Chemical engineering major Madasen Kasprisin ended up at the University of South Carolina by chance. It was not on her list of universities until her father recommended USC. Kasprisin applied and was accepted into the Honors College.
Four years later, she will graduate next week from the school she initially had no intentions of attending.
The 58-degree temperature was seasonally average for Columbia when Kasprisin first visited USC for admitted students day in January 2018. But it was a tropical paradise for the Illinois native, since there was a blizzard back home. Kasprisin decided to major in chemical engineering because she believed it would combine her analytical problem-solving skills with her love for chemistry.
“I'm glad that I stuck with it. Of course, like every engineering major, there were lots of tears and late nights. But I’m very glad that I stuck it out because I think this is definitely the right major for me. I also did a little investigation before coming to figure out what I was supposed to be doing,” Kasprisin says.
Kasprisin eventually found her niche working in a lab. She contacted Amelia Taylor-Perry, the general chemistry lab coordinator for the Department of Chemistry and Biochemistry in the College of Arts and Sciences, who guided her in the right direction. Kasprisin soon became a general chemistry lab teaching assistant.
“I enjoy interacting with the students. Most of them are first-semester freshmen and new to college. They have so many questions in not only chemistry but college life. Now when I walk around campus, I see a couple of those students occasionally,” Kasprisin says.
In addition to assisting freshmen to their new environment, Kasprisin participates in several organizations offering mentorship. As a member of Theta Tau, the college’s professional engineering fraternity, Kasprisin mentored a younger student through their big-little system.
“She's always the first person I text and has really helped me through the new member process. She also makes sure I'm still thriving and doing as well as I can,” says sophomore Lindsey Blair, Kasprisin’s Theta Tau little.
Kasprisin’s four internships were also learning experiences as she prepared for her professional career. In 2020, she was an environmental health and safety intern at Entegris, where she was responsible for policy writing and developing safety regulations. Kasprisin later did a technical engineering co-op at Shaw Industries in Columbia, and at Baxter International Inc. as a pharma research and development intern.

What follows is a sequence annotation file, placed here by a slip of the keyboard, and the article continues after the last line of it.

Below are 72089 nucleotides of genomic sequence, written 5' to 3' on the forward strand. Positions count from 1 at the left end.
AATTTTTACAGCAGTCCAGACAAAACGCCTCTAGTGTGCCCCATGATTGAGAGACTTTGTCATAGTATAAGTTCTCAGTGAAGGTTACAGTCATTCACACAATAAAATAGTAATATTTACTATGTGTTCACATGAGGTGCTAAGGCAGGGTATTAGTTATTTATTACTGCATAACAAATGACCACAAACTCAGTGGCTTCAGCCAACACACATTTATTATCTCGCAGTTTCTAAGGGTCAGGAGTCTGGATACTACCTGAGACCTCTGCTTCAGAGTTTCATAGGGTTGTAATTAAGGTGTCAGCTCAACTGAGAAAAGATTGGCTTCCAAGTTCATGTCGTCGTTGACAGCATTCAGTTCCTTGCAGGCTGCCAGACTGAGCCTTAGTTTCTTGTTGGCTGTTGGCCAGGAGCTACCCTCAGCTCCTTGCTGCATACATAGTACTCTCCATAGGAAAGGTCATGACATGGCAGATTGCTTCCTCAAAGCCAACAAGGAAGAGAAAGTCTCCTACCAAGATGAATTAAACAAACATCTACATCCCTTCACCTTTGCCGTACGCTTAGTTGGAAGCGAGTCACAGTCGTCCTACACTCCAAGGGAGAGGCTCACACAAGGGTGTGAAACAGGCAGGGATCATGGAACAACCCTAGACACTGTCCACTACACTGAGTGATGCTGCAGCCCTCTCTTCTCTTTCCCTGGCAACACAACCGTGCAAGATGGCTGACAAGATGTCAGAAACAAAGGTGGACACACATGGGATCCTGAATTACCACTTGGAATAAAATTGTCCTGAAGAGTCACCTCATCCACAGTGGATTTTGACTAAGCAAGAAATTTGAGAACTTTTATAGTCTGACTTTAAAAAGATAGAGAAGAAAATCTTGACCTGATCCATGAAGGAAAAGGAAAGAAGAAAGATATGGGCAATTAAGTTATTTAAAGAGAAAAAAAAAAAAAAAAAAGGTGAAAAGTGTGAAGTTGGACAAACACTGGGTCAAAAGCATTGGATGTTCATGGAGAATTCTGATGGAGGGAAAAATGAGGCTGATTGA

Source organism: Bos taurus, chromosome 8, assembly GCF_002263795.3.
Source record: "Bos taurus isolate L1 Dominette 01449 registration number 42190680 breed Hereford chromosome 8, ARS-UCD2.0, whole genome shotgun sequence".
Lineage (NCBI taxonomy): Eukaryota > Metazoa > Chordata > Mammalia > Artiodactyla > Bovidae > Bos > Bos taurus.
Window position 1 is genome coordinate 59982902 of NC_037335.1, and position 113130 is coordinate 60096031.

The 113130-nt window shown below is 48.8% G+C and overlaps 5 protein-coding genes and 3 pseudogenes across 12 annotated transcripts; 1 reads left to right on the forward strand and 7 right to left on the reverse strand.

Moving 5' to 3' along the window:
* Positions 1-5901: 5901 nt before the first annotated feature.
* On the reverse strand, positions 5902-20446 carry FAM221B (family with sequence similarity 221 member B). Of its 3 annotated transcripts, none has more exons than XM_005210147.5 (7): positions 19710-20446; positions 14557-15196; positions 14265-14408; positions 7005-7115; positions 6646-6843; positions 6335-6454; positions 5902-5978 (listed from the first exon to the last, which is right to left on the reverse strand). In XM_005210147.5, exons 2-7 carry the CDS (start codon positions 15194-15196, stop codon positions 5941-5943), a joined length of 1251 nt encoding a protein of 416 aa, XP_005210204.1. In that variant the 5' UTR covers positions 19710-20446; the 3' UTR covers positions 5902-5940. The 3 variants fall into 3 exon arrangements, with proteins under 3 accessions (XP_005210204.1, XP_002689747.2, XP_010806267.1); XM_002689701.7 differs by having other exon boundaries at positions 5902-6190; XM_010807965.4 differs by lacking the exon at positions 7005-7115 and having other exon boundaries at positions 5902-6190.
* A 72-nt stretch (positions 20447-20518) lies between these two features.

But this past summer, Kasprisin attained her dream internship at Thermo Fisher Scientific as an analytical development intern. Unlike her previous internships, her four months required significant lab work. Her responsibilities included developing formulations for a generic softgel with active pharmaceutical ingredients and preparing and overseeing production of medicine batches to be encapsulated. Kasprisin was recently offered and accepted a full-time position as part of Thermo Fisher’s product engineering leadership development team. She will perform new product development research on a rotational program basis.
“It's taken many trials, tribulations and errors to get to this point, but I'm glad that I've had several internship experiences,” Kasprisin says. “Now I have a full-time job and know that I'll enjoy it because I've seen what I don't like, and the work that I want to do.”
Kasprisin’s experiences at the college and her internships have helped develop her enjoyment of research and development, thanks to performing different scientific tests and experiments to create innovative solutions. Now she will utilize her vast experiences at the beginning of her engineering career.
“I'm very excited that it [Thermo Fisher] will be my full-time job,” Kasprisin says. “I'm very much a person who likes to experience new places, so this is a great opportunity to travel around the country and experience something new.”